I am grateful for the blessing you have been to me, and I pray I never take lightly the privilege of seeing God at work in and through you.  Below are a few thoughts to ponder before this Sunday, and ask you to join with me in prayer for God to be our focus and delight when we worship together this Sunday.

  1.  Read Matthew 4:18-22 and Mark 1:16-20.  These two passages are very similar, and are close to what we read in Luke 5:1-11.  I don’t really know if all three passages are meant to be the same story, but what do we learn from them?
  2. In Acts 9:31 we are told “the church throughout all Judea and Galilee and Samaria had peace and was being built up.  And walking in the fear of the Lord and in the comfort of the Holy Spirit, it multiplied.”   What were the circumstances before the “church had peace” and what does it mean to have the “fear of God” and “the comfort of the Holy Spirit” at the same time?
  3. Matthew 13:44-50 are three short parables of the Kingdom of God.  Each one of them describes what one would give to receive that which is of great value.  What does it mean to you to “treasure Christ above all?

Wednesday, June 3, 2015

The "Go" of the Gospel - Doug Rehberg

If there’s a fulcrum in the Scriptures, a person on whom the balance of biblical salvation history pivots, it’s John the Baptist.

It’s instructive to note that, according to Jesus, John the Baptist is the greatest human ever born (see Luke 7:28). For 400 years God had been silent. For 400 years there had been no true prophet in Israel. For 400 years the people of God had cowered in the darkness of divine silence. Then Gabriel appears to a priest in the hill country of Judah, named Zechariah. (His name means “God has remembered.”) And what is it that God tells Zechariah He’s remembered? He’s remembered His covenant with Israel. He’s remembered His promise in Eden. He’s remembered promises made through the prophets. He remembers Zechariah’s prayers for a son. Gabriel tells Zechariah that Elizabeth, his aged wife, will conceive and bare a son in her old age. Gabriel then proceeds to list a series of attributes that will characterize this baby boy. When you read them you find that he is second to only One in Scripture, Jesus.
Now Zechariah’s reaction to Gabriel’s announcement is classic. Luke portrays it as nothing short of abject shock. Zechariah replies, “How shall I know what you are telling me is true?” Both Elizabeth and I are too old for child bearing.” Gabriel’s gracious in his response to Zechariah’s doubt. He allows him to make no more stupid statements for a full nine months. Gabriel says it this way: “You will be silent and unable to speak until the day that these things take place.” And Zechariah is silent.” He’s muted for three quarters of a year. And when he does finally communicate, he testifies to the glory and sovereignty of God’s immutable plan and purpose. The first thing he communicates is a direct quote from God Himself – “His name will be John.” He writes this out. His first audible expression is an elaborate prophecy which is, by definition, the words of God spoken through a human vessel. In both communications, whether it’s in writing or words audibly expressed, the words proclaimed are God’s words alone.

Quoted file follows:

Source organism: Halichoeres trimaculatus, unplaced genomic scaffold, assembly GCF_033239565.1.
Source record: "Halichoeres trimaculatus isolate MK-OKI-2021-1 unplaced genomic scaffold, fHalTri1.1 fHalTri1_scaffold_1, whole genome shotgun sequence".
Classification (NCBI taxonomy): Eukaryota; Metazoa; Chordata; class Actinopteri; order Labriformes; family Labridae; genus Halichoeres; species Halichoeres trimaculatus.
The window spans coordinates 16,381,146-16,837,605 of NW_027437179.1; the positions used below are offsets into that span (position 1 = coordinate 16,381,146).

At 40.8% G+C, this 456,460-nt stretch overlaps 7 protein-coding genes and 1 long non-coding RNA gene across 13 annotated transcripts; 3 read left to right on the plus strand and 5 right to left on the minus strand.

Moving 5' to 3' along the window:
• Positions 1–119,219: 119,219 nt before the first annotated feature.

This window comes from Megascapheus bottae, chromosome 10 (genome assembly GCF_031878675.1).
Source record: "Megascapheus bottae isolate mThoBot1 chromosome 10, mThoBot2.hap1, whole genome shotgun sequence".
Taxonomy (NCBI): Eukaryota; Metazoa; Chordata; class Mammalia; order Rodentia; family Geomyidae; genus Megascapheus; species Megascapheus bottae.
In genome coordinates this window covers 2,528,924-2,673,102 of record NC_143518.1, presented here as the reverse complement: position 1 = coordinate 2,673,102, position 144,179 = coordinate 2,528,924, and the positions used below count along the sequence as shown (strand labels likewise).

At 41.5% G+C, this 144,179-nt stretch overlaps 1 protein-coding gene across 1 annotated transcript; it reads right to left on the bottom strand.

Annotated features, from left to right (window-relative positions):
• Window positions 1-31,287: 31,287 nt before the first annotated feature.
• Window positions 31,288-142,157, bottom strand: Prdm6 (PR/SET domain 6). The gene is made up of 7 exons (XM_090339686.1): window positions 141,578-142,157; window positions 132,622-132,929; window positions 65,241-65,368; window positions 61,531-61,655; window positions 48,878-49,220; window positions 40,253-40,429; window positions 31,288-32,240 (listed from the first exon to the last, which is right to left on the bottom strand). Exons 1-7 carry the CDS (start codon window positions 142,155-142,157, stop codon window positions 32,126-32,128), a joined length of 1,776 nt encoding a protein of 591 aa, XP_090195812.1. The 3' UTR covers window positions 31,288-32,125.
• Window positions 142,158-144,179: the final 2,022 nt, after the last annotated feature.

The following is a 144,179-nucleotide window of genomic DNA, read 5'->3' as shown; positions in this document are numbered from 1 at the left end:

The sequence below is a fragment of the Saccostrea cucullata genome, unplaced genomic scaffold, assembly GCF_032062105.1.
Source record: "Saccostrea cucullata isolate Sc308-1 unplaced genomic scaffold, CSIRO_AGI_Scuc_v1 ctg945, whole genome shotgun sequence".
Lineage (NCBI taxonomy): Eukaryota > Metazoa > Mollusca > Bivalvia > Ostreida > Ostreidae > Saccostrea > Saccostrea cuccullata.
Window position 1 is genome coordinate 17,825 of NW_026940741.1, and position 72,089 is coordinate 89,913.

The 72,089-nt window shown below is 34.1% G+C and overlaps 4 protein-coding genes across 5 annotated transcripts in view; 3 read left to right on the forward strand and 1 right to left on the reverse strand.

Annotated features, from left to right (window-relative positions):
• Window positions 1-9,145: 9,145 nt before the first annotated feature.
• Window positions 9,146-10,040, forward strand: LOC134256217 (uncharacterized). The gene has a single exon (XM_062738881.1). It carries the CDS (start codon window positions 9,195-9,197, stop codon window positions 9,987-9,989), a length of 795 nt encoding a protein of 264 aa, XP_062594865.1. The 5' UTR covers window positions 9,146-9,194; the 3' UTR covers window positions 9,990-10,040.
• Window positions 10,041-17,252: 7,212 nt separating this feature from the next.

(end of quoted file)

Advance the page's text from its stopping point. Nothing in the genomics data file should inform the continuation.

So think of it. After 400 years of silence, God speaks God’s Word. It’s a pattern repeated after Zechariah’s nine month silence. It’s a pattern repeated in the advent of John’s ministry. After 400 years God breaks His silence. He will fulfill all of His law and all of His words spoken through the prophets. He is poised to inaugurate the kingdom of heaven on earth. What He will do over the next 70 years will complete every divine intention ever conceived, and John the Baptist is at the center of it all.
This week, as we continue our series entitled “Move – In, Up, and Out”, we will be in Mark 1:1-11, digging into Mark’s description of John the Baptist. Here again, we will see every element of the Holy Spirit’s work in moving us forward in His strength and power. Like the shepherds, John the Baptist hears God speak and he responds. And it’s in his listening to God that we are able to discover how we can listen to God ourselves.
I’m often asked, “How does someone hear God’s voice? How can I know that it’s God who I am hearing?” The story of John the Baptist gives us several key answers.
In preparation for Sunday’s message –The “Go” of the Gospel, you may wish to consider the following:

1.      What does this mean? “It’s hard to sell answers to someone who only wants to buy echoes?”

2.      What did General George Marshall say about the best way to handle people?

3.      In your opinion, what’s the most critical necessity for hearing God?

4.      Who does the “your” in Mark 1:2 refer to?

5.      What tribe is John the Baptist from?

6.      What is the significance of his identification with the wilderness?

7.      Why do you suppose that so many biblical figures hear God in the wilderness?

8.      How is John the Baptist like his father Zechariah in his pronouncement in verse 7?

9.      Why does Mark tell us the “heavens were being torn apart”? Neither Matthew or Luke describes it that way.

10.  How is the ministry of Jesus different than what John thought it would be? Are you glad?

See you Sunday!